Abstract: X-Ray Computed Tomography of Macroscale Variability in Sediment Physical Properties, Offshore Louisiana
Thomas H. Orsi, Aubrey L. Anderson
Our current understanding of the role of benthic environmental processes in the generation of macroscale (millimeter-to-centimeter) sedimentary structures and the resulting spatial variability of sediment physical properties is limited due primarily to the absence of a suitable quantitative technique for multidimensional analysis at this scale. For this study, we used X-ray computed tomography (CT or CAT scanning), calibrated specifically for conversion to sediment bulk density, to quantify macroscale variations in seafloor sediment structure and physical properties from the Louisiana continental shelf. Dominant sources of macroscale variability in the studied sediments are shells and shell debris; hurricane-driven hydrodynamic forces "homogenize" the upper portions of th seafloor, but in doing so, generate considerable macroscale variability by creating random shell orientations and localized macroscale structures. Millimeter-scale vertical profiles of selected CT statistics reveal macroscale tiering of sediment properties and a notable increase in mechanical compaction (consolidation) at extremely shallow depths below the sediment surface. Interestingly, we observed a nonlinear reduction in physical property variability associated with consolidation that we believe is caused by the presence of pelecypod shells. Shell reorganization in response to increasing overburden pressure results in an immediate decrease in variability. Soon thereafter, a more-or-less stable configuration of the shells is achieved, further compaction of the matrix is prevented, an property variability levels off below this depth.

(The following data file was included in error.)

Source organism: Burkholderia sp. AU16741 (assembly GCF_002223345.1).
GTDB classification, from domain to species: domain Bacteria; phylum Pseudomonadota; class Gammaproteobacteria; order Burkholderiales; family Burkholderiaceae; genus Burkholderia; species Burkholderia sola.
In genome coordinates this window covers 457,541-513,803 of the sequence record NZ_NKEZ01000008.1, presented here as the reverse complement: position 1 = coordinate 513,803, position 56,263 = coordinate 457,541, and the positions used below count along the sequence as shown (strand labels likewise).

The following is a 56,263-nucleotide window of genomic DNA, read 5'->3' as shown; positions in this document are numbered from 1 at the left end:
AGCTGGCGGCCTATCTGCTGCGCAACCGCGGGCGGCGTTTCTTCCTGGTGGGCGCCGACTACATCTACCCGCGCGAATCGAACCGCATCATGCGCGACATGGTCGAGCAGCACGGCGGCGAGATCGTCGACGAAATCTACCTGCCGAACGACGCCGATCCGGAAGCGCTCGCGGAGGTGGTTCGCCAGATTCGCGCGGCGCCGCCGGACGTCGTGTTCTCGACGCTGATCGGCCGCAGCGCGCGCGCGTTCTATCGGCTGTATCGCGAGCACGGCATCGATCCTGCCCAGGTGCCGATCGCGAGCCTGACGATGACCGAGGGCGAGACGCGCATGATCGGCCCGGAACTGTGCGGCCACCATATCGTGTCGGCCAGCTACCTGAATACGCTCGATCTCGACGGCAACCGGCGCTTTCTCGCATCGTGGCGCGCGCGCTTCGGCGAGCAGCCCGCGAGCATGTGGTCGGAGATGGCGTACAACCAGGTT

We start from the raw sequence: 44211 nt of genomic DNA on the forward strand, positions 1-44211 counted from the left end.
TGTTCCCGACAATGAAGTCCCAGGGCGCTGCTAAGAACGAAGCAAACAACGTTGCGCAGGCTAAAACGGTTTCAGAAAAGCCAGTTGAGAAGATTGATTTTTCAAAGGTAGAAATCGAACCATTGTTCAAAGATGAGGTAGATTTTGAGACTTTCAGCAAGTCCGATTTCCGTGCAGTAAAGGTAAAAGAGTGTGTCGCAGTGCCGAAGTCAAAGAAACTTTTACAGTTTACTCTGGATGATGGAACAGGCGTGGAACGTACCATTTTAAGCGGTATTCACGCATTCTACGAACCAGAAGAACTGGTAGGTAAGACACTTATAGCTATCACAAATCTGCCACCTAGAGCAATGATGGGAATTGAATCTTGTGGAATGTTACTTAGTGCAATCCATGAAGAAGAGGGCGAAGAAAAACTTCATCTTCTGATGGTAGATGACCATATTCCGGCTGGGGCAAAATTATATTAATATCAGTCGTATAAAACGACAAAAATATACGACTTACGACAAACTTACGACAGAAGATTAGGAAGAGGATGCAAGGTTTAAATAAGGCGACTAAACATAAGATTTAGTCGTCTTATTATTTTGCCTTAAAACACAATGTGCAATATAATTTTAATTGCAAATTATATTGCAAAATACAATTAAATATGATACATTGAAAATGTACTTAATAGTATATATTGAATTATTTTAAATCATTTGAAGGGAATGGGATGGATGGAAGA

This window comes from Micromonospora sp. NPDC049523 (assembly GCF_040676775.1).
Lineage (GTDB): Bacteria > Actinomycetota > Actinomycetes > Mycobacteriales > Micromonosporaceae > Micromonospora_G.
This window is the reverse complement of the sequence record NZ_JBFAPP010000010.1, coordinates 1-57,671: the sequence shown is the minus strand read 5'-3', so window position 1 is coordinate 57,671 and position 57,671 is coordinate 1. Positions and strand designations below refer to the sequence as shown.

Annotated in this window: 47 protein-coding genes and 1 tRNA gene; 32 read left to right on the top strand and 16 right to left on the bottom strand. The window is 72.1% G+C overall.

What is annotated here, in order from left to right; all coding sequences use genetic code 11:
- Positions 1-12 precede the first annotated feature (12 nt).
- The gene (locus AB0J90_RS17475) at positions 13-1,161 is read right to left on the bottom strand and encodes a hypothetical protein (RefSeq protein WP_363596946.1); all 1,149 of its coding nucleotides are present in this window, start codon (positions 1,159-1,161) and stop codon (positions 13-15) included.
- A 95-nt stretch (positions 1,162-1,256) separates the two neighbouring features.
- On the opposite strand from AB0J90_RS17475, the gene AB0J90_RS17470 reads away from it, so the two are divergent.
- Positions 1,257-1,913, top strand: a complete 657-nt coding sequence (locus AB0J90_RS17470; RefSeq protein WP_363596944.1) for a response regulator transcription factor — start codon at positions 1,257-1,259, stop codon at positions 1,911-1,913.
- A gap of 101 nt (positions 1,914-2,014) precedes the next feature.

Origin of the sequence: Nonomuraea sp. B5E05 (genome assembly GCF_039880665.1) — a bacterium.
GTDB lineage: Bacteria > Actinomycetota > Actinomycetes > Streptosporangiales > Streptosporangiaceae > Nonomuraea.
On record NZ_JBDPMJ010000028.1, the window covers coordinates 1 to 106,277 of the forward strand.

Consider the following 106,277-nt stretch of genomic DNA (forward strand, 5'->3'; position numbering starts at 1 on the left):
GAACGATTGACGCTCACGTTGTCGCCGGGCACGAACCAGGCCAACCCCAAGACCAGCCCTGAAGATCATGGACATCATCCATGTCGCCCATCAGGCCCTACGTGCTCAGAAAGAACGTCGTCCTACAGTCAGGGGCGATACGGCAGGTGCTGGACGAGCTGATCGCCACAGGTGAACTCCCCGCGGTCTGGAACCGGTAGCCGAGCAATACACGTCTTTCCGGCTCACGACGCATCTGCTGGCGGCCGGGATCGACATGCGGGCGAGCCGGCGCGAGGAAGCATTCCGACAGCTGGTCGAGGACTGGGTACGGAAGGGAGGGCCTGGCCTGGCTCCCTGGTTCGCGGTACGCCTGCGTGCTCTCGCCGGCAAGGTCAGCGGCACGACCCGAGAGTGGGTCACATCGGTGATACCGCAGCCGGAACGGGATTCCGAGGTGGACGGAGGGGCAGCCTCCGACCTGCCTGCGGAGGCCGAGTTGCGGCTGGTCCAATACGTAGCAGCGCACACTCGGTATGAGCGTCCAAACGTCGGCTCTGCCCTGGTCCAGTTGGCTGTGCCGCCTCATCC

AAPG Search and Discovery Article #90955©1995 GCAGS 45th Annual Meeting and Gulf Section SEPM, Baton Rouge, Louisiana